Best Mistake: What We Should All Learn from These Career Blunders and Botched Opportunities
April 7, 2015
We all know that mistakes are inevitable. It’s what we do next that really matters. From the useful Post-It to the whimsical Slinky, we’re surrounded by inventions that were inspired by someone’s “oops.” While not every mistake will result in an accidental invention, we can — and should — erase some of the stigma that comes with screwing up.
From Richard Branson to former Merrill Lynch head Sallie Krawcheck, some of the world’s most successful leaders are doing just that in our latest LinkedIn series, \"Best Mistake.\" Whether it’s losing millions of dollars in a failed acquisition like Rakuten CEO Hiroshi Mikitani or dropping out of college like Hootsuite’s Ryan Holmes, 50 Influencers reflect on the career mistakes that they've made — and learned from.
YOUR TURN: What are the career blunders and mortifying mistakes that made you stronger — and smarter? How did you recover from your error, and what did you learn from it?
Write a post; please use #BestMistake somewhere in the body of your post.
Check out the lessons that some Influencers learned the hard way:
Sometimes the best ideas are the craziest ones.
Richard Branson is known for being a visionary leader — with a penchant for pranks. He recounts how an elaborate joke on his coworker backfired, landing him in jail for a night. Branson also recalls how his other practical jokes may have inadvertently inspired bigger, better ideas: \"On April 1, 1986, I tricked the music world by running an exclusive in Music Week magazine that we had secretly developed a Music Box. It could store every song in your record collection on a tiny little device. For a small fee, users could download every track or album they desired.\"
Sound familiar? Branson goes on to say: \"Years later, a very similar device to the Music Box revolutionised the world – the iPod and iTunes. Steve Jobs told me he had read the Music Week article, and been inspired by the idea.\"
Follow your instincts, even when all the naysayers are telling you otherwise.
Not everyone believed Toby Cosgrove could become a cardiac surgeon. “Twelve of 13 medical schools rejected me,” Cosgrove writes. “I was the least talented person in my residency. That’s why people told me that it would be a mistake for me to go into cardiac surgery.”
Cosgrove chose to ignore those naysayers; since then, he has performed more than 22,000 cardiac surgeries. Oh, and he’s now the President and CEO of the Cleveland Clinic.
Chasing after your dream may not require advanced degrees after all.
Ryan Holmes not only dropped out of college, but he skipped the MBA track too. Was it the colossal mistake that his friends and counselors warned him it would be?
Hardly. As the CEO of Hootsuite points out: “The new business landscape — thanks in part to the Internet and social media — grants innovative, entrepreneurial and ambitious people all sorts of new opportunities, without the degrees. It might be worth saving yourself two years — and a few hundred thousand dollars — and going after your dream now.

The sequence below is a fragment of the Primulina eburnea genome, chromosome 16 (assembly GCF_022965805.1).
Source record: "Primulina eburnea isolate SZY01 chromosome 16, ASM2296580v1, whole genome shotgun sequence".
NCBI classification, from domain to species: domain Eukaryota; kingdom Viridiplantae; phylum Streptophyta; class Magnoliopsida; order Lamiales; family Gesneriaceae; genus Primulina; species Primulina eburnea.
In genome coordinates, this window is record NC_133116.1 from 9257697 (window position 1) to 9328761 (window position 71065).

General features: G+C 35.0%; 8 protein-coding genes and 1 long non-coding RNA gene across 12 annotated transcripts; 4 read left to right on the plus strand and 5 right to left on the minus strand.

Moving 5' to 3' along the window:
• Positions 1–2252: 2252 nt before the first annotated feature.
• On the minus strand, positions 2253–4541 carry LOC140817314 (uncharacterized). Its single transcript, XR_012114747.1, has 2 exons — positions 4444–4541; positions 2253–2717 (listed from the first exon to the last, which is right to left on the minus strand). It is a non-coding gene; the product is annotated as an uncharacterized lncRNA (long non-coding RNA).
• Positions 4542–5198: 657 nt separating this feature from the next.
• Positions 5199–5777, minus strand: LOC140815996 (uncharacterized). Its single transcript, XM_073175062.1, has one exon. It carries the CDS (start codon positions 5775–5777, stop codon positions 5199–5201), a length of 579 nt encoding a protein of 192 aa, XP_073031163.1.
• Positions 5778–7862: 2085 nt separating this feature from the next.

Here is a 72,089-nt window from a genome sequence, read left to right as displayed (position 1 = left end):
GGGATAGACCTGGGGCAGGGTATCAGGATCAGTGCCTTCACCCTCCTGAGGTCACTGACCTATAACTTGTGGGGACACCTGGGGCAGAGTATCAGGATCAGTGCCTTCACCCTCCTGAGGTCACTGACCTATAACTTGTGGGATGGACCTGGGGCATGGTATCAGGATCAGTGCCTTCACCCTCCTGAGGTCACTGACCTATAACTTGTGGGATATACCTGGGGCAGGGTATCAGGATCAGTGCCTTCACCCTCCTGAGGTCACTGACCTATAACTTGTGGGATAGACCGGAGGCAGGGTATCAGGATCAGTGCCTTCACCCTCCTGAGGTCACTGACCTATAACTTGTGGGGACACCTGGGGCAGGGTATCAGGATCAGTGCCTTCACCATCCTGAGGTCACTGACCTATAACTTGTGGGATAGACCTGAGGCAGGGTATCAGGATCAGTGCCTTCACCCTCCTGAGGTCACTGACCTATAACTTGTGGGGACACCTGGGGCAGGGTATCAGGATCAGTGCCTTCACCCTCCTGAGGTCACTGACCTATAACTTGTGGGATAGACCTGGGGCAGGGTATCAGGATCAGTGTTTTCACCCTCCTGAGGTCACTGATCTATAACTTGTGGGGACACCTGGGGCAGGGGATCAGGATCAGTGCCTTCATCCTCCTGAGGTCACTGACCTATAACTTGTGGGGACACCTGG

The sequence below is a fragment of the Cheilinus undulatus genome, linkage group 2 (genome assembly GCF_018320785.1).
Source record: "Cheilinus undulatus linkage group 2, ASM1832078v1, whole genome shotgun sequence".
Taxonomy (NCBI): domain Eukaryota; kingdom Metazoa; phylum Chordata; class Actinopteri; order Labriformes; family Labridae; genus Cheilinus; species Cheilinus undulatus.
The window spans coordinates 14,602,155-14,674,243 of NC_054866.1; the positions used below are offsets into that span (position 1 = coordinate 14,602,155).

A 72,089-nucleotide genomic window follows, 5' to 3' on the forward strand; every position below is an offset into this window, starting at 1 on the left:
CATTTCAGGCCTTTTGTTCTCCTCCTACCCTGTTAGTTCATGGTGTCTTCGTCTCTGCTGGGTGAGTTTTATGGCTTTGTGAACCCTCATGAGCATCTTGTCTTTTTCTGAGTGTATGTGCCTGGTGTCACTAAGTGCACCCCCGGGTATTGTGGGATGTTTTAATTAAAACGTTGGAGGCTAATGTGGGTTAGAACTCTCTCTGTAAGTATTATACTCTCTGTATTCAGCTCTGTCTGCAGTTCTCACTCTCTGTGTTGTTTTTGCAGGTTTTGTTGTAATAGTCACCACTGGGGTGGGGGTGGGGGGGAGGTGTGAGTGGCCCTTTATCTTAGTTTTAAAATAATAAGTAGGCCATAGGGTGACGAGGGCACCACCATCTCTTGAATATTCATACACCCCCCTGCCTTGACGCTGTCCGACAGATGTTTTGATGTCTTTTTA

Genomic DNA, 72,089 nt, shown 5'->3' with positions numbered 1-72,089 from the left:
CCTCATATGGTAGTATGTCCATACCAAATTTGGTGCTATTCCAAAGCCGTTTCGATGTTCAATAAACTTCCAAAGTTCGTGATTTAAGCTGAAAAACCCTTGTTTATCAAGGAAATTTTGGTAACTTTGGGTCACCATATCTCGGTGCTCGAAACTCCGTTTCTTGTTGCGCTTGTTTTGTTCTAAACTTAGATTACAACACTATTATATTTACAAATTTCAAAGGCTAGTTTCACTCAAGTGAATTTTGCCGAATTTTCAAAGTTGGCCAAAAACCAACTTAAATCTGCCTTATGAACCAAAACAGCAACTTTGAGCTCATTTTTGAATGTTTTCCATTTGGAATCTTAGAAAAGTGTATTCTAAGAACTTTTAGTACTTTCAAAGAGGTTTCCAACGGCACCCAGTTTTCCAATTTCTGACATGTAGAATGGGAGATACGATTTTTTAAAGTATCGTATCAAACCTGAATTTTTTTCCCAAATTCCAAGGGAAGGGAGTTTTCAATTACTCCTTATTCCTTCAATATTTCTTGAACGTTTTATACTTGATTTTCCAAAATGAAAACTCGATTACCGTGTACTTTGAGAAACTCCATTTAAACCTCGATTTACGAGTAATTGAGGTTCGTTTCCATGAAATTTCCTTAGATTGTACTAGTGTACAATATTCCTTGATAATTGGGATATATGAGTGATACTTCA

Sometimes you have to break away from the pack.
In the 1990s, Sallie Krawcheck worked as an equity research analyst. After unearthing some troubling data about subprime lending, Krawcheck recalls being discouraged from going public with her findings.
“Sallie, you’re about to make a mistake that will end your career before it has even started,” she was warned.
What Krawcheck did next would help define her career as she advanced in her field, becoming CEO of that research firm and then later the head of Merrill Lynch.
And as we all know now, Krawcheck’s suspicions about subprime lending practices were confirmed more than a decade later when the bottom dropped out of the market during the recession.
Afraid to fail? Sorry but opting out equals automatic failure.
Ann Handley was afraid of everything as a kid: spiders, the dark, the deep end of the pool, even people. Her method of coping? Opting out before she could fail. But as Handley grew to understand, “[s]aying 'No' immediately because you are awkward or insecure or unsure of the outcome or worried about poking your nose out earns you an immediate F not just on a report card, but in life.”
As an adult, the CEO of MarketingProfs says she still struggles to overcome her fears, which these days are mostly tied to that nagging fear of failure.
Never look backwards with regret.
If you’re lucky, you have your pick of job offers — but even then, choosing where to work next can be an excruciating decision. Maynard Webb recalls passing up jobs at drugstore.com and Apple before finally landing at eBay: “Was thinking Apple was not worth my time a mistake? Yes, I have regrets. But I never forgot the Apple error... And from the Apple experience came the next opportunity — one I knew to consider, and soon took.”
When eBay came calling with a job as the head of technology, Webb knew better than to repeat his mistakes.
TELL US: What career missteps and botched opportunities have made you stronger — and smarter? How did you bounce back? What mistake should every professional make at least once?
And hey, maybe your so-called mistake wasn’t so bad after all…